I want to add a remote, and a branch of that remote.

I did git remote add <newname> <url>, then I did git fetch --all but git branch -a is not showing any branch of the remote. My .git/config is showing the added remote.

Can anyone please help me out?

  • 2
    What happens when you git fetch remote branch:branch && git co branch? Jun 29, 2012 at 17:49

7 Answers 7


I am not sure if you are trying to create a remote branch from a local branch or vice versa, so I've outlined both scenarios as well as provided information on merging the remote and local branches.

Creating a remote called "github":

git remote add github git://github.com/jdoe/coolapp.git
git fetch github

List all remote branches:

git branch -r

Create a new local branch (test) from a github's remote branch (pu):

git branch test github/pu
git checkout test

Merge changes from github's remote branch (pu) with local branch (test):

git fetch github
git checkout test
git merge github/pu

Update github's remote branch (pu) from a local branch (test):

git push github test:pu

Creating a new branch on a remote uses the same syntax as updating a remote branch. For example, create new remote branch (beta) on github from local branch (test):

git push github test:beta

Delete remote branch (pu) from github:

git push github :pu
  • Is there a way to create the local branch without specifying the name, such that it automagically takes the same name as the remote branch?
    – Dubslow
    Nov 3, 2017 at 23:10
  • 1
    @Dubslow git checkout --track github/pu, see here
    – Hinrich
    Jan 15, 2018 at 13:33
  • 4
    Great answer but "github" is an unnecessarily confusing name for this repo. example_repo or almost anything else would be less confusing.
    – Alex
    Jun 17, 2021 at 16:11

You can check if you got your remote setup right and have the proper permissions with

git ls-remote origin

if you called your remote "origin". If you get an error you probably don't have your security set up correctly such as uploading your public key to github for example. If things are setup correctly, you will get a list of the remote references. Now

git fetch origin

will work barring any other issues like an unplugged network cable.

Once you have that done, you can get any branch you want that the above command listed with

git checkout some-branch

this will create a local branch of the same name as the remote branch and check it out.


I tested what @Samy Dindane suggested in the comment on the OP.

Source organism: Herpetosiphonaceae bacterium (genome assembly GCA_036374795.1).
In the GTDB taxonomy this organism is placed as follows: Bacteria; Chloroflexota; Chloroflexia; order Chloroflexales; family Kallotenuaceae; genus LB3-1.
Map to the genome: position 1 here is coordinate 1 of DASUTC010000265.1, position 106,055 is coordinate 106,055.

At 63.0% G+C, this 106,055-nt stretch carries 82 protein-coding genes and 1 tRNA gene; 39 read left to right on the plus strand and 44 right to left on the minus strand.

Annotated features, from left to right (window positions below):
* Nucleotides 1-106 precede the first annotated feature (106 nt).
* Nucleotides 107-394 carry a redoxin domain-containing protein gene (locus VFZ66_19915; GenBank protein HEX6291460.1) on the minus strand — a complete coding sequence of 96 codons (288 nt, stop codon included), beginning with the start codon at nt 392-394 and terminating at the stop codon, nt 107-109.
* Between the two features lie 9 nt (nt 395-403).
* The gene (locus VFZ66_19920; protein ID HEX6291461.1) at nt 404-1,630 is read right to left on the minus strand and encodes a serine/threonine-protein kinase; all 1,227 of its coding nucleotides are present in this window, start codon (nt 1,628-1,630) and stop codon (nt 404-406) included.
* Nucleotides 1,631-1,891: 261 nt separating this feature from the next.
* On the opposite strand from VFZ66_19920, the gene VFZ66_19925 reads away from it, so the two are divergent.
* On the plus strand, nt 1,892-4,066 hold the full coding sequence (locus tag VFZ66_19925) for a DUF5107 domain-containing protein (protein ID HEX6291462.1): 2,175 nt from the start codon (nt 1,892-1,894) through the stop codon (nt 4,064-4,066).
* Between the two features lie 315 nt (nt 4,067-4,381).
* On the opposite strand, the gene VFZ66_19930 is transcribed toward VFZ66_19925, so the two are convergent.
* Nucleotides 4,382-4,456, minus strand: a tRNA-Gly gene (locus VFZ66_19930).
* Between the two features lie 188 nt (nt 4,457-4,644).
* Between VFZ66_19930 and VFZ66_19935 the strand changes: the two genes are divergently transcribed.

I believe it works, try

git fetch <remote_name> <remote_branch>:<local_branch>
git checkout <local_branch>

Here's an example for a fictitious remote repository named foo with a branch named bar where I create a local branch bar tracking the remote:

git fetch foo bar:bar
git checkout bar
  • That is the way you can add remote branch if you cloned your repo with shallow depth
    – tyger
    Mar 22, 2022 at 11:15

You can probably just do..

git checkout branch_name

If the remote branch exists on origin then git will track it if it has the same name.


Here is the complete process to create a local repo and push the changes to new remote branch

  1. Creating local repository:-

    Initially user may have created the local git repository.

    $ git init :- This will make the local folder as Git repository,

  2. Link the remote branch:-

    Now challenge is associate the local git repository with remote master branch.

    $ git remote add RepoName RepoURL

    usage: git remote add []

  3. Test the Remote

    $ git remote show --->Display the remote name

    $ git remote -v --->Display the remote branches

  4. Now Push to remote

    $git add . ----> Add all the files and folder as git staged'

    $git commit -m "Your Commit Message" - - - >Commit the message

    $git push - - - - >Push the changes to the upstream

  • 3
    These are just the instructions for the general case of using git. I don't see anything in this answer specific to the question being asked.
    – Hack-R
    Sep 18, 2018 at 19:17

If you created a local branch named A and you have a remote branch named B and you want remote branch B to track the changes of local branch A

do the following on your command line or terminal

git branch --set-upstream-to=origin/B A

This will setup upstream of your local branch A to remote branch B

then run

git pull 

to pull the changes from B

then run

git push 

to push the changes to B


In my case, I used the following commands to make it work

git fetch origin
git remote add <your_branch> <your_url>
git checkout <your_branch>

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